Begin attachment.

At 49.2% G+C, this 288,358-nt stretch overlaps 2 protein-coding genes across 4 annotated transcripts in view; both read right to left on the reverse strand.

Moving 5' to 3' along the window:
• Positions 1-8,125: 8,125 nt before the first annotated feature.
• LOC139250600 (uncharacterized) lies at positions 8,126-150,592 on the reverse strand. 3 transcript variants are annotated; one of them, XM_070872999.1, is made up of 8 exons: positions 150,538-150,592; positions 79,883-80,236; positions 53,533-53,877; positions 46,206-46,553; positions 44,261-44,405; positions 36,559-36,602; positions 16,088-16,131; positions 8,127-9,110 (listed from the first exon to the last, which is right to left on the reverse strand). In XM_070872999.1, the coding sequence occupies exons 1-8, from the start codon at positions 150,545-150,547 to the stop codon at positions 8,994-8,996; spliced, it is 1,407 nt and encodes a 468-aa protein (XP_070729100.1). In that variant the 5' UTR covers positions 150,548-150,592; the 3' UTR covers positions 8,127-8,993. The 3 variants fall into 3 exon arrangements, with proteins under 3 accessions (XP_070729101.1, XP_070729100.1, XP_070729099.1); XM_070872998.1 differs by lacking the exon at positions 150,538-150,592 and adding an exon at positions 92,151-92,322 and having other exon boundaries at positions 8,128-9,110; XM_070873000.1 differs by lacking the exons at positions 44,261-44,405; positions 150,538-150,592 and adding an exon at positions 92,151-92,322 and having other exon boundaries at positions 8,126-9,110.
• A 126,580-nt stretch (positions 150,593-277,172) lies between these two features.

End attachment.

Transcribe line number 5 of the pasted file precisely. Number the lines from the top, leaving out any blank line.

• A 126,580-nt stretch (positions 150,593-277,172) lies between these two features.